The starting point is to include the relevant Application Insights libraries to your application. Using NuGet import either the Microsoft.ApplicationInsights.Web and Microsoft.ApplicationInsights.WindowsServer assemblies to your project although it is feasible to have both set up if you need the Telemetry from both packages. The redirection of the Telemetry data is achieved through the use of an EventFlow Pipeline. You need to install a package for Microsoft.Diagnostics.EventFlow.Inputs.ApplicationInsight to bind to the Telemetry being exported from AppInsights and then add a output, in this case we are going to use Microsoft.Diagnostics.EventFlow.Outputs.ElasticSearch to send our data out to ES.

The pipeline to be created is a DiagnosticPipeline from Microsoft.Diagnostics.EventFlow which implements IDisposable thus allowing you to wrap the Run call (in the instance of a ASP.Net Core Web API service) in a using statement. The pipeline is created with the use of a sink and a HealthReporter. To create the HealthReporter we have used a CsvHealthReporter using the following,


var reporter = new CsvHealthReporter(new CsvHealthReporterConfiguration());
Then an insightItem can be created with
var insightItem = ApplicationInsightsInputFactory().CreateItem(null, reporter);
and an inputList with
var inputs = new[] { factory};
The sink is then constructed as an array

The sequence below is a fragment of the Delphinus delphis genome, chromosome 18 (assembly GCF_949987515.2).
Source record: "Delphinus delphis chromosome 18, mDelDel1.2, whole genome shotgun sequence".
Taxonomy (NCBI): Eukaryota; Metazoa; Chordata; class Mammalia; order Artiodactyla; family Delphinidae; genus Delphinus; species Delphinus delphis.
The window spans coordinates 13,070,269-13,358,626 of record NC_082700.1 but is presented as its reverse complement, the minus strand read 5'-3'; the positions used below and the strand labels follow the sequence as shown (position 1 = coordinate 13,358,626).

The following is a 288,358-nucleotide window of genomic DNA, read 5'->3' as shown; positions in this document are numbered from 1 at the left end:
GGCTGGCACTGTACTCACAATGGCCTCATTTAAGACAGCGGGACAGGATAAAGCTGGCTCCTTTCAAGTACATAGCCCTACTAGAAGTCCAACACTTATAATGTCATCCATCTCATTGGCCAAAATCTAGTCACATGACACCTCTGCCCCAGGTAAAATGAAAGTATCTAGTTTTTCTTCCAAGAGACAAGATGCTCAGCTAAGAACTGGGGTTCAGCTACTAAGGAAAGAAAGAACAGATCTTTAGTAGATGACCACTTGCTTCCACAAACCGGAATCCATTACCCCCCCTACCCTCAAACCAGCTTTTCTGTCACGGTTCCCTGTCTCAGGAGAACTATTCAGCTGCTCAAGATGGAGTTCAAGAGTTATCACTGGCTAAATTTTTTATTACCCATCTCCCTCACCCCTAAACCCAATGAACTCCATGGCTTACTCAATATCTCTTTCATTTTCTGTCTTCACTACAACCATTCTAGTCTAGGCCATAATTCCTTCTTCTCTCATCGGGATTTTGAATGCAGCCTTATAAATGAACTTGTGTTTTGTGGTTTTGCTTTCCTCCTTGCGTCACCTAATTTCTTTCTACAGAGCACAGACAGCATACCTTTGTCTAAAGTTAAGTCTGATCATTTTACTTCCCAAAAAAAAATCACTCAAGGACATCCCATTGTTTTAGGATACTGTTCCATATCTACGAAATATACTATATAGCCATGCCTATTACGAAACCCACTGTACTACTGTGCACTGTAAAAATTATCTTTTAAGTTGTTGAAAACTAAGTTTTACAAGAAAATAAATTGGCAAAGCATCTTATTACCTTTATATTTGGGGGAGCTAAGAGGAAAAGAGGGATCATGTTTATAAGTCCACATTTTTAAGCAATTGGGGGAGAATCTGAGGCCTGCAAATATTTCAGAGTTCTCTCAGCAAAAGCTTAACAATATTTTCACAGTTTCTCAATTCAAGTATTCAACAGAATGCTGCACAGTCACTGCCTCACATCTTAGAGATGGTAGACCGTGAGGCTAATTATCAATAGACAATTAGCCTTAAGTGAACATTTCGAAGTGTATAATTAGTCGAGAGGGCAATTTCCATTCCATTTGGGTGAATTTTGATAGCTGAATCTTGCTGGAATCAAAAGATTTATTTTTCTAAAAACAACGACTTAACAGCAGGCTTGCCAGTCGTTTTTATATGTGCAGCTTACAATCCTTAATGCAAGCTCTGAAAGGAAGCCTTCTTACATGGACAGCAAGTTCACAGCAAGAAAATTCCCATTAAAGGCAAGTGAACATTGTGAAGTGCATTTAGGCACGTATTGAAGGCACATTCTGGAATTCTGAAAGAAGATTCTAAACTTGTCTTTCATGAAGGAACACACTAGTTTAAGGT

var sinks = new[] { new EventSink(new ElasticSearchOutput(new ElasticSearchOutputConfiguration { ServiceUri = , IndexNamePrefix = } , reporter), null);
using(var pipeline = new DiagnosticPipeline(reporter, inputs, null, sinks, null, true)) { }

You should now have configured AppInsights to generate the Telemetry as configured in your AppInsights configuration and have it sent through to your ES instance.

More work is required to then prevent the POST messages that are sent to ES from being listed repeatedly in the Telemetry as DependencyTelemetry calls, but I'll save that for another post.

Tournament Selection in Genetic Algorithms

Genetic Algorithms are based on the Darwinian concept of survival of the fittest. Improving the fitness of a solution is achieved by breeding from the strongest genomes. Tournament Selection is a powerful way of implementing this. On each iteration of the algorithm multiple nodes are assigned to a tournament of a fixed number of competitors. After the scoring of the fitness function the competitors are compared and the winners are moved in to the next iteration.

There are many variants of how to handle the tournament, how many competitors to include, what to do with the losing participants etc. One way to avoid getting caught in local minima is to maintain some losing nodes into a further round or moving them into another tournament to cross polenate other segments of the batch. In tests, during the building of a GA for the N-Queens problem, varying sizes of tournament were tested. The initial implementation of a 2 member competition showed good improvement over no competition. However, a tournament size of 3 was able to more rapidly remove invalid combinations and hone in the correct sequences.

Tournament selection is a key tool in the armoury of a Genetic Algorithm developer. Each application of the GA varies in the way in which it should be approached. Testing the parameters and variations in the implementation is an important step in the development process.